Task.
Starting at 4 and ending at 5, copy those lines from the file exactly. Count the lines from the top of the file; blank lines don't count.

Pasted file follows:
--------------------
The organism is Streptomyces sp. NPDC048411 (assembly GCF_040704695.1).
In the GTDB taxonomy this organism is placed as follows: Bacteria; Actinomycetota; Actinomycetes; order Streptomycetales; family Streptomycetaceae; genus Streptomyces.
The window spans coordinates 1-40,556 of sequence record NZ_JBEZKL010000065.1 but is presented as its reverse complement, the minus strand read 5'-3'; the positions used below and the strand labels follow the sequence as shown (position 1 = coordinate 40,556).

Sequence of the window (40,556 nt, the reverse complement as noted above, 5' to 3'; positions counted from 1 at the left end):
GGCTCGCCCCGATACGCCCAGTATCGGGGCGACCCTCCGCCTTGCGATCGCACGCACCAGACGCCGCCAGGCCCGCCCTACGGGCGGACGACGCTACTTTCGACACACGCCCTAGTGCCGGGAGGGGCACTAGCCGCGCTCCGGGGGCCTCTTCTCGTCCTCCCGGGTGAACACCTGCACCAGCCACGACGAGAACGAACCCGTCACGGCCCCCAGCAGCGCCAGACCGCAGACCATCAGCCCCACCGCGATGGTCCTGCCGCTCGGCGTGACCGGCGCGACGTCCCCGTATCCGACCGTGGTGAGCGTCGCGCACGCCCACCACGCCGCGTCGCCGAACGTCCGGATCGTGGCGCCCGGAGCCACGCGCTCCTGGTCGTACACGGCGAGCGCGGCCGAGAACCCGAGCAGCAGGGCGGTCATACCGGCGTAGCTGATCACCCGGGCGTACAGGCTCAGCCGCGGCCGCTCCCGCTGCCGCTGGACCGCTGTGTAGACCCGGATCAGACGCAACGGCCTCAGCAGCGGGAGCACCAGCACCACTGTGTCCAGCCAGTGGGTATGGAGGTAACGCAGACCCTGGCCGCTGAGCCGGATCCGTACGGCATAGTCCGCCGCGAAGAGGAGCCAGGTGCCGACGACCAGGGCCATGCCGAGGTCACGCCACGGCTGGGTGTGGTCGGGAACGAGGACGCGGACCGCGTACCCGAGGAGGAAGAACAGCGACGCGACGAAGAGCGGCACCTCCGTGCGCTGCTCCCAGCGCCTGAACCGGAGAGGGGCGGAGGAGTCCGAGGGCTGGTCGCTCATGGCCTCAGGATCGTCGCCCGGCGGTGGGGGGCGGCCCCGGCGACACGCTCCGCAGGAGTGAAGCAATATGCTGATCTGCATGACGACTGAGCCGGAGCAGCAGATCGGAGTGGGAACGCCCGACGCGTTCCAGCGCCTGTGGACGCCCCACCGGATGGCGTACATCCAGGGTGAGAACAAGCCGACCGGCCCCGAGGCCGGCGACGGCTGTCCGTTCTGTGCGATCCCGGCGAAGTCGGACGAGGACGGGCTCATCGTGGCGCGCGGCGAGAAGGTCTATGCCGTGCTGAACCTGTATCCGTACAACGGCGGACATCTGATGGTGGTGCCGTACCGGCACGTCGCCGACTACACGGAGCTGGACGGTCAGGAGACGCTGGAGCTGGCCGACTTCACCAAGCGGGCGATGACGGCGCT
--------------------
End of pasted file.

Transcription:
Sequence of the window (40,556 nt, the reverse complement as noted above, 5' to 3'; positions counted from 1 at the left end):
GGCTCGCCCCGATACGCCCAGTATCGGGGCGACCCTCCGCCTTGCGATCGCACGCACCAGACGCCGCCAGGCCCGCCCTACGGGCGGACGACGCTACTTTCGACACACGCCCTAGTGCCGGGAGGGGCACTAGCCGCGCTCCGGGGGCCTCTTCTCGTCCTCCCGGGTGAACACCTGCACCAGCCACGACGAGAACGAACCCGTCACGGCCCCCAGCAGCGCCAGACCGCAGACCATCAGCCCCACCGCGATGGTCCTGCCGCTCGGCGTGACCGGCGCGACGTCCCCGTATCCGACCGTGGTGAGCGTCGCGCACGCCCACCACGCCGCGTCGCCGAACGTCCGGATCGTGGCGCCCGGAGCCACGCGCTCCTGGTCGTACACGGCGAGCGCGGCCGAGAACCCGAGCAGCAGGGCGGTCATACCGGCGTAGCTGATCACCCGGGCGTACAGGCTCAGCCGCGGCCGCTCCCGCTGCCGCTGGACCGCTGTGTAGACCCGGATCAGACGCAACGGCCTCAGCAGCGGGAGCACCAGCACCACTGTGTCCAGCCAGTGGGTATGGAGGTAACGCAGACCCTGGCCGCTGAGCCGGATCCGTACGGCATAGTCCGCCGCGAAGAGGAGCCAGGTGCCGACGACCAGGGCCATGCCGAGGTCACGCCACGGCTGGGTGTGGTCGGGAACGAGGACGCGGACCGCGTACCCGAGGAGGAAGAACAGCGACGCGACGAAGAGCGGCACCTCCGTGCGCTGCTCCCAGCGCCTGAACCGGAGAGGGGCGGAGGAGTCCGAGGGCTGGTCGCTCATGGCCTCAGGATCGTCGCCCGGCGGTGGGGGGCGGCCCCGGCGACACGCTCCGCAGGAGTGAAGCAATATGCTGATCTGCATGACGACTGAGCCGGAGCAGCAGATCGGAGTGGGAACGCCCGACGCGTTCCAGCGCCTGTGGACGCCCCACCGGATGGCGTACATCCAGGGTGAGAACAAGCCGACCGGCCCCGAGGCCGGCGACGGCTGTCCGTTCTGTGCGATCCCGGCGAAGTCGGACGAGGACGGGCTCATCGTGGCGCGCGGCGAGAAGGTCTATGCCGTGCTGAACCTGTATCCGTACAACGGCGGACATCTGATGGTGGTGCCGTACCGGCACGTCGCCGACTACACGGAGCTGGACGGTCAGGAGACGCTGGAGCTGGCCGACTTCACCAAGCGGGCGATGACGGCGCT